Hurricane Iota, the strongest storm ever to strike Nicaragua, made landfall close to where Hurricane Eta hit the country this month. Iota is the 30th named storm of the Atlantic season. It is the first to strike Colombia at category-five force and has also hit Honduras and El Salvador.

Most candidates supported by Brazil’s far-right president, Jair Bolsonaro, failed to win office in the country’s local elections. Established politicians from the centrão, a bloc of centre-right parties, did well, in contrast with their performance in national elections in 2018. The president himself remains popular thanks to big spending on poor people.

Dominic Cummings, the chief adviser to Boris Johnson, Britain’s prime minister, left his job amid a power struggle at Downing Street. Speculation swirled that Mr Cummings leaked lockdown proposals and briefed against his boss. A master in the art of outmanoeuvring the executive (Mr Cummings was the strategist behind the Brexit vote), his uncompromising style finally forced his exit. Separately, Mr Johnson announced the biggest boost to British defence spending in 30 years. See article.

An agreement on a €1.8trn ($2.1trn) budget for the EU, including a special covid-19 recovery fund worth €750bn, hit a new snag as Poland joined Hungary in threatening a veto because the package contains provisions that require recipients to abide by EU standards on the rule of law. But there is still optimism that the deal will be agreed to by the end of the year, when the existing seven-year budget expires.

In America’s election Joe Biden was deemed the winner in Arizona and Georgia, bringing the final tally in his electoral-college votes to 306 to Donald Trump’s 232. In Georgia, one county found 2,600 ballots it had overlooked.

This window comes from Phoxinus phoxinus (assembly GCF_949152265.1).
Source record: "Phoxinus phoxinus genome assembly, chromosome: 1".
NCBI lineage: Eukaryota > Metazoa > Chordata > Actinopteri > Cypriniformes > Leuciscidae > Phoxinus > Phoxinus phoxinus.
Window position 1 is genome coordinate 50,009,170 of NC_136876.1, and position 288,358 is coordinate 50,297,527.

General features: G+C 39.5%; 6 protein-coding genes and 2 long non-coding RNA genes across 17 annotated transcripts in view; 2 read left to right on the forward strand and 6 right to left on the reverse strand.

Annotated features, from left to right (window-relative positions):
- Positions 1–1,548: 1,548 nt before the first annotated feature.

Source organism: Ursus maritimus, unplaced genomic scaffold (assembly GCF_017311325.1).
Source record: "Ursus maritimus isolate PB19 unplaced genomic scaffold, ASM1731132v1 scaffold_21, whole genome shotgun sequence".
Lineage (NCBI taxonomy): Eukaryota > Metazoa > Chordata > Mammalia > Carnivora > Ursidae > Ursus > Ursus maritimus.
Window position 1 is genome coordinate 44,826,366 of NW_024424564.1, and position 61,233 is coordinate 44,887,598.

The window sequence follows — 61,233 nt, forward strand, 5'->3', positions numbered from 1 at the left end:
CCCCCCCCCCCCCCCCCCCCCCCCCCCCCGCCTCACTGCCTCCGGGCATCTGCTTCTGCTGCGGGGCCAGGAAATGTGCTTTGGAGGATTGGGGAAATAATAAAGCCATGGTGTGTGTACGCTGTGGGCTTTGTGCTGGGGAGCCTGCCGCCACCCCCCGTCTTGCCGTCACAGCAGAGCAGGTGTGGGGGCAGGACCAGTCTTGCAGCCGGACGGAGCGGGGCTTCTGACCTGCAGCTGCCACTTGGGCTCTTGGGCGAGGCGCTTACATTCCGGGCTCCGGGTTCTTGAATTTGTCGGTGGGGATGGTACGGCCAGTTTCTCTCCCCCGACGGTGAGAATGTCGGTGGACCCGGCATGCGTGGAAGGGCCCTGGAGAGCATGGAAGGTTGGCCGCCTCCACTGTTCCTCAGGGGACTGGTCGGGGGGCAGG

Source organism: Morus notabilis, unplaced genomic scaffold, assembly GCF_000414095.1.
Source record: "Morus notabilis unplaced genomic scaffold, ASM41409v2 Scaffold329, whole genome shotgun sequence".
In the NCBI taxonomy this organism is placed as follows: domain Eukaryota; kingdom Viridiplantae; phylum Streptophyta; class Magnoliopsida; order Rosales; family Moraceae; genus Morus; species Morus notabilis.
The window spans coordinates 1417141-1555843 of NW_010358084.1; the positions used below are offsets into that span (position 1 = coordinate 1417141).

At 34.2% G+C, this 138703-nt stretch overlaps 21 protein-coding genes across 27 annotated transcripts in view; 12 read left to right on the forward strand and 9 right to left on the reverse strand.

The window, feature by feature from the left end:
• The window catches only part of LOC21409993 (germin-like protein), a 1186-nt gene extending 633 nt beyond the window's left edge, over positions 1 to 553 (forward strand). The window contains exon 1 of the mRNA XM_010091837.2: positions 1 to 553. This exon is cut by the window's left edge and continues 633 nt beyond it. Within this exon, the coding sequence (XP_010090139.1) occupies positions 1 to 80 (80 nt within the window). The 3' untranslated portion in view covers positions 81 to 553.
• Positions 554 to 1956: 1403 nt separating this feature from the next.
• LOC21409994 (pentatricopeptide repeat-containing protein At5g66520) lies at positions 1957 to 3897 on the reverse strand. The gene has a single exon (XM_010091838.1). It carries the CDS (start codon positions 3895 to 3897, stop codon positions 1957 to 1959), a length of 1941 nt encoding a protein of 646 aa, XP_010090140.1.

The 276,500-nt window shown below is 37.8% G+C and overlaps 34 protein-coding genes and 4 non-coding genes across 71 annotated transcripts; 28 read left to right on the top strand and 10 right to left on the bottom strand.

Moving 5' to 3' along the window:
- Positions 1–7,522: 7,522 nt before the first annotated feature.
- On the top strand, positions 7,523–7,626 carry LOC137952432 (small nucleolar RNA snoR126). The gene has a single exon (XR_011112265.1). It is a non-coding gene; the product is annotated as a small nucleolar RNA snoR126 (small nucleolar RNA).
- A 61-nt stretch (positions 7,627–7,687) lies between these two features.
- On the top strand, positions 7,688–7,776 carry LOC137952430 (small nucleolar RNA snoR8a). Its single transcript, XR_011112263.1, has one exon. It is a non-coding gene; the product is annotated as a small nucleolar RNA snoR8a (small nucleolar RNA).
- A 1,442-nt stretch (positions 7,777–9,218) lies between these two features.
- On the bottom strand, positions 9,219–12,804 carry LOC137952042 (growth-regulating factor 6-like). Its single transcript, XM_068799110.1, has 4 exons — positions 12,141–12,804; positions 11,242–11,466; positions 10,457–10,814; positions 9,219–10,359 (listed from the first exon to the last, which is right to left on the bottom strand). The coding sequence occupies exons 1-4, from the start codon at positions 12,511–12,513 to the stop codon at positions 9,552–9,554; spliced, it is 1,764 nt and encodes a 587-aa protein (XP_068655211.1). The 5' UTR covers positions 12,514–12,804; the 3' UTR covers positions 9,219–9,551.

Still not conceding the race, which hinders the smooth transfer of power to Mr Biden, Mr Trump sacked the official overseeing cyber-security at the election, who had contradicted the president’s claim that the vote was fraudulent. See article.

Coronavirus briefs

The number of deaths in America passed 250,000 and the tally of cases hit 11m. New York City closed its schools again. California’s governor said he was “pulling the emergency brake” on reopening.

South Korea, which has been widely praised for bringing the disease under control, tightened social-distancing measures after reporting 200 fresh cases for four straight days.

With growing pressure on intensive care, Sweden lowered the number of people who can gather together to eight. In Denmark the agriculture minister resigned over the recent order to cull 17m mink, which had no legal basis.

The quarantine rules for foreign poultry workers were relaxed in England to ensure there is enough turkey on the table at Christmas. Stuffed in their accommodation, they can mix only with fellow workers.

This article appeared in the The world this week section of the print edition under the headline “Politics this week”

Reuse this contentThe Trust Project
Do NOT follow this link or you will be banned from the site!